Let it be more than a Viral Hashtag
That’s one of the ways we can redress the balance: smash patriarchy and bring about equality for all.
I was careful to choose who I think will meet the challenge, but above all I know who shares this type of thinking, among women there are several criticisms; instead, we should take care of each other. Post a photo in black and white alone, tag #ChallengeAccepted and mention my name." This message has been sliding into my social media inboxes for the last few weeks.
It has been sent by women I love and respect, with good intent. Patriarchy rules the roost, and one of its greatest tools is internalised misogyny, so as women, we must do all we can to support each other. That’s one of the ways we can redress the balance: smash patriarchy and bring about equality for all.
I’ve not responded to any of the messages so far, because this one deserves some thought. Hashtag challenges seem to me like the chain emails of yore: a clickbaity, apparently positive message to be passed on. For the black-and-white challenge, I see stunning images of actresses, models, bloggers, everyday professionals on social media, but how does it support women other than making some of us feel good about having spent a few minutes choosing a great photo of ourselves? Some of the most effective responses to this hashtag seem to have come in from Turkey and Iran, where women are using it to raise awareness of gender violence.
In Turkey, a university graduate was beaten and strangled to death by a man, who then burned her body in a garbage bin and covered it with cement. Punishments for similar crimes against women are minimal, and by posting black-and-white photos, Turkish women registered their protest, and expressed their fear that they could be next.
This challenge also became part of protests against ‘honour killings’ in Iran where a woman seen to have tarnished her family’s honour is often murdered, with zero consequences. Millions of black-and-white photos have now been posted. Indian women are slowly taking it up, as evidenced by the stream of photos in my inbox and on my timeline.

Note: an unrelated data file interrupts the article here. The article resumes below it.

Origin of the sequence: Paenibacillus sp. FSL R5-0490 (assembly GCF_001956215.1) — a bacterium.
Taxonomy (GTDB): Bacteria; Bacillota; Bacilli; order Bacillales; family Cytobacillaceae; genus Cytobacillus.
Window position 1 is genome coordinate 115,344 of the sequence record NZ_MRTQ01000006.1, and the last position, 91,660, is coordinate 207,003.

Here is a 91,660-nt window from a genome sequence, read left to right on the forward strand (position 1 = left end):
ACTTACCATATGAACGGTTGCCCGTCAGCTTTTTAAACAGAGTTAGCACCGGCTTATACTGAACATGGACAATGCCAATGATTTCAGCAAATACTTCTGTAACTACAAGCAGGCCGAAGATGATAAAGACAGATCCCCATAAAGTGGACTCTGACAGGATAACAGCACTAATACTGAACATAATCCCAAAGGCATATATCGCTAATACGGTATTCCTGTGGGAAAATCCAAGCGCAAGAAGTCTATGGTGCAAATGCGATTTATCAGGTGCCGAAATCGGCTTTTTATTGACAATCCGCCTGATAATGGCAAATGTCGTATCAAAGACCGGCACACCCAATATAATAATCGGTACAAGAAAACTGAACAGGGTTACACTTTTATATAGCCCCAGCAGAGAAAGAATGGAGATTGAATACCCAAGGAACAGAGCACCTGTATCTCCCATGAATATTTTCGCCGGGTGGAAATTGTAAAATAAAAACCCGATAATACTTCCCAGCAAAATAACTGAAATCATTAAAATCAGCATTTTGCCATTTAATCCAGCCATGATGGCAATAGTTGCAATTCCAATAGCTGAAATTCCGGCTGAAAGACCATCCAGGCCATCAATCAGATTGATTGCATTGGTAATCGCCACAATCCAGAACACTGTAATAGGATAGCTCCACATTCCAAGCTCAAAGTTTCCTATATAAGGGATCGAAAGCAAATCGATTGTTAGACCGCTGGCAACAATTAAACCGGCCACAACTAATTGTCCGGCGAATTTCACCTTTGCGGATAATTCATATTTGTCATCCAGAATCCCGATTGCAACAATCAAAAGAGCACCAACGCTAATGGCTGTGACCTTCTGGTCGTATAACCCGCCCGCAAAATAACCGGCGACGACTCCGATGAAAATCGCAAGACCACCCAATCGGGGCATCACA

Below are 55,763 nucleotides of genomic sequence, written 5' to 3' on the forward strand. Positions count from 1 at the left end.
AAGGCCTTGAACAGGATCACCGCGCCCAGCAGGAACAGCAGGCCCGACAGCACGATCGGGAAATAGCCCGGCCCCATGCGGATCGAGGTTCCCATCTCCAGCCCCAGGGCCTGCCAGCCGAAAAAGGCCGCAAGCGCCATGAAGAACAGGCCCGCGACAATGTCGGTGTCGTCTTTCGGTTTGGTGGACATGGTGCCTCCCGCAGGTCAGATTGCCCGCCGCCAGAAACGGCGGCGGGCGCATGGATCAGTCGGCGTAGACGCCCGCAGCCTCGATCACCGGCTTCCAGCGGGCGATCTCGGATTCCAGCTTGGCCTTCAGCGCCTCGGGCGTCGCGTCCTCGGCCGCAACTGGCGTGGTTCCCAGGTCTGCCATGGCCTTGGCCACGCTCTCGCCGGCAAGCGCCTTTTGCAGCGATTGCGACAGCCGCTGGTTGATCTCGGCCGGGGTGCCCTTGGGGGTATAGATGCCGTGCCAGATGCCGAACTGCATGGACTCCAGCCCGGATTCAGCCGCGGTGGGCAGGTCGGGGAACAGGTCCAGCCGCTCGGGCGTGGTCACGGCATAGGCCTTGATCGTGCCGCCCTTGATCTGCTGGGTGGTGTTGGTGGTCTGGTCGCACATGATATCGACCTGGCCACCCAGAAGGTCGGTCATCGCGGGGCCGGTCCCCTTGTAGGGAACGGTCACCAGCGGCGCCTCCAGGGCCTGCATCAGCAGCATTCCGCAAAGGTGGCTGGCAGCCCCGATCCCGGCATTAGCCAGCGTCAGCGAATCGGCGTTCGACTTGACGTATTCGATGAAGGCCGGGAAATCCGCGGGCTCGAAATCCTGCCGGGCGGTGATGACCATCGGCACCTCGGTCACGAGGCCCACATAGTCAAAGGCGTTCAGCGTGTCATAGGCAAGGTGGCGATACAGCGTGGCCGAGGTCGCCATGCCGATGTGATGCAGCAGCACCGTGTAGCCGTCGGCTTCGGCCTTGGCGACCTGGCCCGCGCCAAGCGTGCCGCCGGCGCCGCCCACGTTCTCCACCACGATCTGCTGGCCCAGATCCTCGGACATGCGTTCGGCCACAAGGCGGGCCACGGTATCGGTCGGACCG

India is supposedly making great strides towards development, but is still considered one of the most unsafe countries for women. End of last year, a woman in Hyderabad was stalked and gang-raped, and instead of the due process of law which would have uncovered system-wide corruption, the four accused were shot dead by police. A week later, a woman seeking justice for her gang-rape was set on fire while on her way to court in Unnao.
With Covid lockdowns in place, domestic violence has spiked because of families being cooped up in homes and smothered in fear of losing their livelihoods. There have been celebrity campaign ads like #LockdownMeinLockup to help remove the stigma from domestic violence so that women facing violence report it, and perpetrators realise that there will be consequences. In view of all of this, is there a way to turn the so-far mostly cosmetic black-and-white hashtag challenge into something more effective?
How about instead of simply saying to other women that they’re beautiful, strong and incredible (great, but not enough), we also stand in solidarity: #SayNoToViolence ? How do we include men in this campaign, so that they address the perpetrators along with us? Is it possible to extend our support to those women not on social media, who cannot escape from some of the worst domestic or caste-based violence because of economic challenges?
Is it possible to use the black-and-white challenge to tag and raise awareness of individuals, organisations and non-profits who help and empower at-risk women? Can we take up the challenge to volunteer or fundraise for an agenda-free endeavour that works to promote positive influences, and reduce violence?
In the end, like all challenges, this one will be what we make of it. A black-and-white photo can be a powerful reminder of needless loss and suffering due to unchecked violence in our society. Perhaps we can all challenge ourselves to make an impact by not just posting pictures in solidarity, but also standing up to make ourselves count where it matters, so #ChallengeAccepted becomes more than a passing viral hashtag.
(The writer is an uthor and activist can be contacted at Twitter: @damyantig)